Our editor-in-chief Nate Yapp is proud to have contributed to the new book Hidden Horror: A Celebration of 101 Underrated and Overlooked Fright Flicks, edited by Aaron Christensen. Another contributors include Anthony Timpone, B.J. Colangelo, Dave Alexander, Classic-Horror.com's own Robert C. Ring and John W. Bowen. Pick up a copy today from Amazon.com!

Haunted Newsreel

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Late Night Horror Shows: Memoirs of a Misspent Youth

Late night TV, we all watch it, some of us on a regular basis and some only when sleep is fleeting. The thing is, none of us really look forward to watching it. Who really waits with bated breath to see Leno tell more Clinton jokes or Letterman pull more "wacky" stunts that try desperately to recapture the hipness he once enjoyed. Although some of us used to look forward to SNL years ago, nobody is really anxious to see it limp through another season.(read more...)

The Trick

The second of two essays related to the production process of They Only Come Out at Night.(read more...)

Universal Terror III: 1932

The Mummy 1932 poster

In 1932, Universal released its first horror film after Frankenstein. It was titled Murders in the Rue Morgue and it was loosely based on the story by Edgar Allan Poe. Murders in the Rue Morgue was the second film that Universal released starring Bela Lugosi. Bela Lugosi plays the mad scientist Dr. Mirakle. Dr. Mirakle works at a carnival in Paris with a giant gorilla named Erik. Mirakle uses his sideshow to promote his own theories of evolution. At night he kidnaps a young street girl and injects her with Erik's blood to test his theories, she dies from the experiment. Dr. Mirakle kills several women for his experiments.(read more...)

Look Back in Angus: Confessions of a "Phantasm" Phanboy

Look Back in Angus

The funeral is about to begin... Sir!

In movies, it’s often much too easy to see the pivotal moment coming; in real life, we rarely do. In fact, we’re usually blindsided by it, and I must admit I prefer it that way. Case in point...(read more...)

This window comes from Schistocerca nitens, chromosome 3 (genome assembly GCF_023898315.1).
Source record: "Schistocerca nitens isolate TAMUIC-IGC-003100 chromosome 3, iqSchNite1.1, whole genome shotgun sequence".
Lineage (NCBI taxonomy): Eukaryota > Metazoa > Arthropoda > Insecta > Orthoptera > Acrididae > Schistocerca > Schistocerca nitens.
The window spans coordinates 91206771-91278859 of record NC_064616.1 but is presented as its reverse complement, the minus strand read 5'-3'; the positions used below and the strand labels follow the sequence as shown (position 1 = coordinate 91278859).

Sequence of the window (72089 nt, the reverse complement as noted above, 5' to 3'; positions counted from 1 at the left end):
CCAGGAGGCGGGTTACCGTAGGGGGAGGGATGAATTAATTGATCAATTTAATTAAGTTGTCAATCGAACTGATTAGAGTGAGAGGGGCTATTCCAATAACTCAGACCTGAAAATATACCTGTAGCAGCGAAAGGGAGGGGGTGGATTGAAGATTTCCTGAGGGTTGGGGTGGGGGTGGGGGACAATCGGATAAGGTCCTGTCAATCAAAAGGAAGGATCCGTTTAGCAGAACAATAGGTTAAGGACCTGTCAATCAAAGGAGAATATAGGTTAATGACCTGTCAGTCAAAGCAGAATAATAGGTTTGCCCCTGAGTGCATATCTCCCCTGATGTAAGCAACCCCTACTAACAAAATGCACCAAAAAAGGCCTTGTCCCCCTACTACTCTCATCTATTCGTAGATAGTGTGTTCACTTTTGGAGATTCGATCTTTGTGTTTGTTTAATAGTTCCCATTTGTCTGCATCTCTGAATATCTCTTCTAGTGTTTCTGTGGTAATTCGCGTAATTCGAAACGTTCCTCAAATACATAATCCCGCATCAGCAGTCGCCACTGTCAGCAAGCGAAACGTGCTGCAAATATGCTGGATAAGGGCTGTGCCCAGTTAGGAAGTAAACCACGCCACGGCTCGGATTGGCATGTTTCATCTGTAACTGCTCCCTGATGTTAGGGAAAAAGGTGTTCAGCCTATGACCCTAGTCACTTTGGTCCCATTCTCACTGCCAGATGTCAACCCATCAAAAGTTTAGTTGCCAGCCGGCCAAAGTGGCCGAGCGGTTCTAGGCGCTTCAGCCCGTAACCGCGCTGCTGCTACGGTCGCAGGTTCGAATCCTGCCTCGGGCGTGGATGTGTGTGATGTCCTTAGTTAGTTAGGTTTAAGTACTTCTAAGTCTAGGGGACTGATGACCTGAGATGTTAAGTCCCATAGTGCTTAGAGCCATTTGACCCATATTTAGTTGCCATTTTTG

Universal Terror II: "Frankenstein"

Frankenstein 1931 poster

The success of Dracula caused Universal to believe that a second horror film would be remarkably profitable. The next logical film to make would be an adaptation of Mary Shelley's "Frankenstein." The film was released in December of 1931. Frankenstein told the story of Henry Frankenstein (Colin Clive) who, with his hunchbacked assistant Fritz (Dwight Frye), robs graves. He uses the body parts for his experiments. Henry needs a brain for his experiments, so he sends Fritz to Goldstadt University to acquire a brain. Fritz breaks in and steals a normal brain, but a loud noise frightens him and he drops it.(read more...)

Homogenized Horror Part V

Now right about now many of you are thinking that I don't like franchise terror. Well, actually some of it is quite good. Britain's Hammer Films did rather well with their Frankenstein and Dracula movies. Okay, Evil of Frankenstein (1964) caused a bit of confusion by happening outside the chronology of the other films and Frankenstein Created Woman (1967) is open to debate by even the staunchest terror enthusiasts. After transplanting brains with such vigor why would the durable Baron (Peter Cushing) attempt to transplant a human soul? We could expect Colin Clive to try such a thing because despite his experiments he kept his religious convictions. I have to wonder out loud of Peter Cushing's character even believed that the soul existed.(read more...)

Universal Terror I: "Dracula"

Dracula 1931 review still

A grade schooler would have a hard time identifying a picture of Humphrey Bogart from The African Queen. A pre-schooler would be equally baffled by a photograph of Vivian Leigh from Gone With the Wind.(read more...)

Homogenized Horror Part IV

Friday the 13th inspired, if that is the word, clones from all over the world and introduced the term "Franchise Horror" into the mainstream. Paramount was quick to capitalise on its new "star" Jason Voorhees and brought him back time and again. Nobody noticed, or cared, that it was virtually the same plot over and over again just so long as the murders were gory. The studio clearly was hoping the censors were looking the other way part of the time. Meanwhile others were copying the "knife wielding assassin in the woods" theme in movies like The Final Terror, Just Before Dawn, Mother's Day, The Forest, Forest Prime Evil, and Lisa Lisa.(read more...)

Who Knows What Lurks

The first of two essays related to the production process of They Only Come Out at Night.
(read more...)

The 2000 Caligari's Cabinet Awards

Hello, I'm your presenter for the evening, Nate Yapp. We're here to give the final results of the Caligari's Cabinet Awards, taken from a poll that you, the reader, took part in during the months of November and December. Yes, all the greatest horror films are here tonight, in bated breath to see which are "among the best," which are "the cream of the crop," and what is "the greatest horror movie ever made!"(read more...)

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